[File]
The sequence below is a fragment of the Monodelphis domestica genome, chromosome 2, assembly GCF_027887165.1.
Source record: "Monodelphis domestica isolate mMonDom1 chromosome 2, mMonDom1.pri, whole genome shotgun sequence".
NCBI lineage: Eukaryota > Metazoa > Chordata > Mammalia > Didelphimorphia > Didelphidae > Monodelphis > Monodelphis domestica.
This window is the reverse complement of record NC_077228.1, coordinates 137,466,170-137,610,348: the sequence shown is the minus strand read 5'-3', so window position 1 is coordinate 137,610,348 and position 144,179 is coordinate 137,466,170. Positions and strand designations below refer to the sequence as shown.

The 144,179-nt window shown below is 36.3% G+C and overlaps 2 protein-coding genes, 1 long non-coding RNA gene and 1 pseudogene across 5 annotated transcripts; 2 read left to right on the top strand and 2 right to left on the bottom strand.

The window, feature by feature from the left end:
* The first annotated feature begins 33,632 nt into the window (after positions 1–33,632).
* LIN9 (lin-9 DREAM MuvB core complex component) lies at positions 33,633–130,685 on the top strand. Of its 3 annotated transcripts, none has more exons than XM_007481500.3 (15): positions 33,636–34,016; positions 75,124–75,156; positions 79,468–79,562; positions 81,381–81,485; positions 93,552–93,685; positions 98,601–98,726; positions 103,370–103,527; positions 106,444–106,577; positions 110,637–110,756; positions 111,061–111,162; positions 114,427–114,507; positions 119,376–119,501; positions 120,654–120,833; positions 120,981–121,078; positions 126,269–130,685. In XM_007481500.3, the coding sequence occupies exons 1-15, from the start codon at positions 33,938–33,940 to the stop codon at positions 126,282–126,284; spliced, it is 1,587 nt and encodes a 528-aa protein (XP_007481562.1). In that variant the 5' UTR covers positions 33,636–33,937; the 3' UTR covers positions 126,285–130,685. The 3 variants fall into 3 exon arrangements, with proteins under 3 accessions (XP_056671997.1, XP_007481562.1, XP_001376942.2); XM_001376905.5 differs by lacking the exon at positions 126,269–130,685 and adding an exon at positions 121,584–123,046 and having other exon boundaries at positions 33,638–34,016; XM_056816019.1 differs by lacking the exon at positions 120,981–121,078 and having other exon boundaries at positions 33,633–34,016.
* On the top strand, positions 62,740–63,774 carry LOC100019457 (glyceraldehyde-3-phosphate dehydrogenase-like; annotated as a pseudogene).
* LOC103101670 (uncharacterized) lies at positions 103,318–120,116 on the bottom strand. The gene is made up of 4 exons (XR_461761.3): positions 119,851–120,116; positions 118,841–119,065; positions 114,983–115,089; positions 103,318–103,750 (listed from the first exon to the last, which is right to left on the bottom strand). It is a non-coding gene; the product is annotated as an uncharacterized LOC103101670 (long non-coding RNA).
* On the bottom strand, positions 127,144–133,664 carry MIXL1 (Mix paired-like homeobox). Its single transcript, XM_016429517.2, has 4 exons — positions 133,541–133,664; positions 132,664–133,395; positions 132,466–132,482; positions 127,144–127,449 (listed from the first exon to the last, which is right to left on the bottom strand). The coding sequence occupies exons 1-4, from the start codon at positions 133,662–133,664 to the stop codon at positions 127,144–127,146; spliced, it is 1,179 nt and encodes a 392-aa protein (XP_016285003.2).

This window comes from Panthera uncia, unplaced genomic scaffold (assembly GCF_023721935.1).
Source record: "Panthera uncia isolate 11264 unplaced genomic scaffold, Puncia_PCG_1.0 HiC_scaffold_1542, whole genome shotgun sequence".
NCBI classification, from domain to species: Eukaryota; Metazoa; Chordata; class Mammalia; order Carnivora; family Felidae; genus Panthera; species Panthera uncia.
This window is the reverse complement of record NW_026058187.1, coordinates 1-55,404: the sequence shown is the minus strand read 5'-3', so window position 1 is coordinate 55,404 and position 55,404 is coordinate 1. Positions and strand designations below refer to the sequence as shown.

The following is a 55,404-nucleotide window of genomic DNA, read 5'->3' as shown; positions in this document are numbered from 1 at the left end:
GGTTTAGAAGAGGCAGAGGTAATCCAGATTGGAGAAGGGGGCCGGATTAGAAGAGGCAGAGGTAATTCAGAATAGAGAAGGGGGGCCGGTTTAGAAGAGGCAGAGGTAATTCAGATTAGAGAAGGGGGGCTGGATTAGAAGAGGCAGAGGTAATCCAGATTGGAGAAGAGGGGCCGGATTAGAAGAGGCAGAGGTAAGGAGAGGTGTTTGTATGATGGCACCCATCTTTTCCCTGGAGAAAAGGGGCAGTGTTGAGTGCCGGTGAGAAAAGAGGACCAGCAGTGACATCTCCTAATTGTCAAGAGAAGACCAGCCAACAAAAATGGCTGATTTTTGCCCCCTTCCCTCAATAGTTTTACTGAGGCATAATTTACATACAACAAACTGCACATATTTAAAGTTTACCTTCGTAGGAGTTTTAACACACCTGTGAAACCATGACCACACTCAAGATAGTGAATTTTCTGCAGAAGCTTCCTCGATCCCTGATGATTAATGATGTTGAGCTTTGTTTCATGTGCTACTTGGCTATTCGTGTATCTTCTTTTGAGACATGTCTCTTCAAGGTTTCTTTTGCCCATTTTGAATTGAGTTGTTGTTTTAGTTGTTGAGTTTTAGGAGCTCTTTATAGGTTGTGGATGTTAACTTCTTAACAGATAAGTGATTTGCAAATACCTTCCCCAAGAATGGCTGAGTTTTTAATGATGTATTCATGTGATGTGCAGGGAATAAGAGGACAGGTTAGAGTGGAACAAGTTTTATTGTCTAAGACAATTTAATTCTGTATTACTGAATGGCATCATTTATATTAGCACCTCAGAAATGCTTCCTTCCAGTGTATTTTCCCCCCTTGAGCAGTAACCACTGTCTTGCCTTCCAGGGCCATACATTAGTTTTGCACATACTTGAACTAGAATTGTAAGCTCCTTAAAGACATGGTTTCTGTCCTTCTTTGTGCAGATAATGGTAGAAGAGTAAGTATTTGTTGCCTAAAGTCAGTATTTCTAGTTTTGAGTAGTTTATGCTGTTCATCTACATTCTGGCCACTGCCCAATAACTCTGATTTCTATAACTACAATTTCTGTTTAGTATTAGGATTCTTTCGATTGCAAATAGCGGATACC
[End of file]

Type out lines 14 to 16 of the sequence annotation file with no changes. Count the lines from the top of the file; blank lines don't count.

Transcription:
NCBI classification, from domain to species: Eukaryota; Metazoa; Chordata; class Mammalia; order Carnivora; family Felidae; genus Panthera; species Panthera uncia.
This window is the reverse complement of record NW_026058187.1, coordinates 1-55,404: the sequence shown is the minus strand read 5'-3', so window position 1 is coordinate 55,404 and position 55,404 is coordinate 1. Positions and strand designations below refer to the sequence as shown.

The following is a 55,404-nucleotide window of genomic DNA, read 5'->3' as shown; positions in this document are numbered from 1 at the left end: